Global Economy

Self-made billionaire attributes his success to this one particular competitive trait


Today, Min-Liang Tan is an undisputed business icon, having built one of the most recognizable brands in global gaming with a suite of services that continues to grow.

But when the Razer CEO quit his job as a lawyer to start the business with his co-founder Robert Krakoff in 2005, his aspirations were hardly that great. In fact, they simply wanted to augment their gaming, the enthusiast told CNBC Make It.

“We said: ‘Is there a possibility for us to build a better mouse?’ All we wanted to do was to be able to compete with the rest of the gamers out there,” said Tan, whose company offers gaming hardware and software platforms, as well as a payments wallet.

That small aim gave rise to Razer’s flagship product, the Bloomslang mouse, designed to improve precision and speed.

Gamers from the Malaysia team compete in the qualifying rounds of the eSports event between Malaysia and Vietnam at the SEA Games (Southeast Asian Games) in Manila on December 5, 2019.

Ted Aljibe

However, it also sparked the gamers’ competitive spirit, which Tan said has been the basis for his continued drive in the 15 years since. 

“We could have just stopped at making a mouse. We could have stopped at hardware. We’ve gone on to build an entire ecosystem,” said Tan, who is currently chasing a Razer banking license as well as producing face masks for the coronavirus relief efforts

Indeed, that gamer mentality is apparent in the brand’s slogan “by gamers, for gamers.”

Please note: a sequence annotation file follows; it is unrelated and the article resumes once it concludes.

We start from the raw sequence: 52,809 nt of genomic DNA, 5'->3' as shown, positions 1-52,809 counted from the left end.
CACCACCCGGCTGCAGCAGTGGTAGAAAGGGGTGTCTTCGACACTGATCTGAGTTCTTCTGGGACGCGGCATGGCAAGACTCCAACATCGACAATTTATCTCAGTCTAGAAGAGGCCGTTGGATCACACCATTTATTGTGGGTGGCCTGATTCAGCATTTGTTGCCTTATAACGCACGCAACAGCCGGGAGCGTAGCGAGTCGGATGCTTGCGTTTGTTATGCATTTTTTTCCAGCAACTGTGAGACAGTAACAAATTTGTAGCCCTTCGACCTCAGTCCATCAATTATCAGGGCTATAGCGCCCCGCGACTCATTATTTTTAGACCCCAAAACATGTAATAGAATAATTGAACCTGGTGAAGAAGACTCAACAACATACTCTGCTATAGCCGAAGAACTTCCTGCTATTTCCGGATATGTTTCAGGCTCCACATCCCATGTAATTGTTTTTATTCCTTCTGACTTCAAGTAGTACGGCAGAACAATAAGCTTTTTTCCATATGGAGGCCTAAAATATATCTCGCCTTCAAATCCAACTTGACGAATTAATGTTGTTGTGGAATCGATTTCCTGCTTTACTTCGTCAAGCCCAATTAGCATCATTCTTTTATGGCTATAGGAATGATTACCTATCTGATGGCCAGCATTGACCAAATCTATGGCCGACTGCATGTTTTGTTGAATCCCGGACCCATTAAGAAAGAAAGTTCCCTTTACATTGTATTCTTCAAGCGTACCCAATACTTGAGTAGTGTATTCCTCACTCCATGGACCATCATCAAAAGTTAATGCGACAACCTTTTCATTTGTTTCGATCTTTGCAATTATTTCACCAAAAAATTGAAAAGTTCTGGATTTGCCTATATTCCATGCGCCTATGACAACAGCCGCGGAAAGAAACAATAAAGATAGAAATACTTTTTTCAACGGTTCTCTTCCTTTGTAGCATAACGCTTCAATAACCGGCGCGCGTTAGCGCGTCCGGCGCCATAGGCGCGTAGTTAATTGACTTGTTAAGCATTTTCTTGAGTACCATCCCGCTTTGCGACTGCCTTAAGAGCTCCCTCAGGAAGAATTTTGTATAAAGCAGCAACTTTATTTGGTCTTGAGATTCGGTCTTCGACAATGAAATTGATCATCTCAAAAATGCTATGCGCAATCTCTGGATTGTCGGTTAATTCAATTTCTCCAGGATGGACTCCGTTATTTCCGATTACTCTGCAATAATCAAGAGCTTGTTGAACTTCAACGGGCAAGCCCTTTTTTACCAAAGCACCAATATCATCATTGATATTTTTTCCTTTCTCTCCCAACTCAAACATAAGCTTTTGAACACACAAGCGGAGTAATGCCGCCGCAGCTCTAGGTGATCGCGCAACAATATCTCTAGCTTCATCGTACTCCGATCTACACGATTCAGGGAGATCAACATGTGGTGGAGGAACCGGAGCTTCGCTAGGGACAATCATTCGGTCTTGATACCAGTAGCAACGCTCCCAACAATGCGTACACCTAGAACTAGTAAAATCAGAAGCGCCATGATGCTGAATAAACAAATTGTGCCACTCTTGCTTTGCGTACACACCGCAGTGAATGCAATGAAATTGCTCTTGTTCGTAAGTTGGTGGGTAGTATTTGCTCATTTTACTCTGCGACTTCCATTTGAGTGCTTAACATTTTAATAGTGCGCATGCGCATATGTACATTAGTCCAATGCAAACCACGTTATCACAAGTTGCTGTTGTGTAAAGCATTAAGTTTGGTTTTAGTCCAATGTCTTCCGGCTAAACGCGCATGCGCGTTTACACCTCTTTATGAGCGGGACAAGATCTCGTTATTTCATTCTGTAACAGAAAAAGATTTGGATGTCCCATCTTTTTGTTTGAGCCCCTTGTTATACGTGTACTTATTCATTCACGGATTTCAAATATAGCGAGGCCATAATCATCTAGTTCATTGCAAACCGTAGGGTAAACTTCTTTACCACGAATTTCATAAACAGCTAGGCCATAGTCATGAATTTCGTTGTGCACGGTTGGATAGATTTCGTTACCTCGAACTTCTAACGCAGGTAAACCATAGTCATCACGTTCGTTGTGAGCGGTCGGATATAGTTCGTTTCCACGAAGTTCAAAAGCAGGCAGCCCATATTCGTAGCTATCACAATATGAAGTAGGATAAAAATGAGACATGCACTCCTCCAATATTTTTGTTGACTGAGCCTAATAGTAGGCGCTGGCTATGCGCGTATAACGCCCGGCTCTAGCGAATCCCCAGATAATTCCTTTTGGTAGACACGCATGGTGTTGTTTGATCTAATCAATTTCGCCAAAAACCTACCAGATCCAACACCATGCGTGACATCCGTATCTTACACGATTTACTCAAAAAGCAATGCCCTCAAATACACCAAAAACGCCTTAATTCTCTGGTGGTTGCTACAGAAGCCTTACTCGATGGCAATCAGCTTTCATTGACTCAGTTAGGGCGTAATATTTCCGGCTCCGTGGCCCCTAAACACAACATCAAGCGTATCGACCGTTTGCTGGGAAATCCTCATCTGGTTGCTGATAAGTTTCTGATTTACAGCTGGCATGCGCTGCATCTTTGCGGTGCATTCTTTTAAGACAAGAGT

“I kind of look at it like a gamer always. It’s always about the next challenge, what’s ahead,” said Tan, who at the age of 40 earned the title of Singapore’s youngest self-made billionaire when Razer went public in November 2017.

“We very rarely look backward. What has been constantly ahead of us is what is the next thing we can go for. I think, for us, it is how can we get to that next level,” he added.

The now-42-year-old leader said that’s also true of his management style. Razer has come under criticism in the past for its demanding work schedule, which Tan noted was also a reflection of his gamer mentality.

“It’s like management, we look at it like it’s a real-time strategy game, what kind of resources can we move around? How do you get from point A to point B in the fastest time?” said Tan, whose team spans 16 offices globally.

However, he added that, ultimately, the business for him is about having fun.

“I think today when we realize that this is entire thing is a multibillion-dollar industry, we go like ‘wow, it’s kind of grown a bit.’ But still, at the end of the day, it’s about fun. We’re looking at building a bank at this point in time. Like, what’s next?”

Don’t miss: How this self-made billionaire built a pandemic-proof business

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